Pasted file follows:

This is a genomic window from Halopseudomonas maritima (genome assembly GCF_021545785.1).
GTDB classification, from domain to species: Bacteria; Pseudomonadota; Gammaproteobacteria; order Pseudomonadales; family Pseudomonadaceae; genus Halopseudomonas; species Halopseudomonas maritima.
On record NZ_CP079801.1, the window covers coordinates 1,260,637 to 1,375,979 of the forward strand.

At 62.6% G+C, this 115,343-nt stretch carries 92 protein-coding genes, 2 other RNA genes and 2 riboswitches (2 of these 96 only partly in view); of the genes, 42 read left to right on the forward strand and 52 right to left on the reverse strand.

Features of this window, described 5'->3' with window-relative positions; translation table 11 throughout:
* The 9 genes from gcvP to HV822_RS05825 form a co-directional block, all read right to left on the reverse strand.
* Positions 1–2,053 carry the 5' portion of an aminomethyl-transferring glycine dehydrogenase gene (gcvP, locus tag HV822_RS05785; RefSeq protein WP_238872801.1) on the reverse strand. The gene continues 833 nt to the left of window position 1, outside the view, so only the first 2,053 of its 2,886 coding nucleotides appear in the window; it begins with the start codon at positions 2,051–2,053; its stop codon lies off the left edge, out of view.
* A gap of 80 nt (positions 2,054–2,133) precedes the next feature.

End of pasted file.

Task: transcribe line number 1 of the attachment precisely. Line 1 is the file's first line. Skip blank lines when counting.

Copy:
This is a genomic window from Halopseudomonas maritima (genome assembly GCF_021545785.1).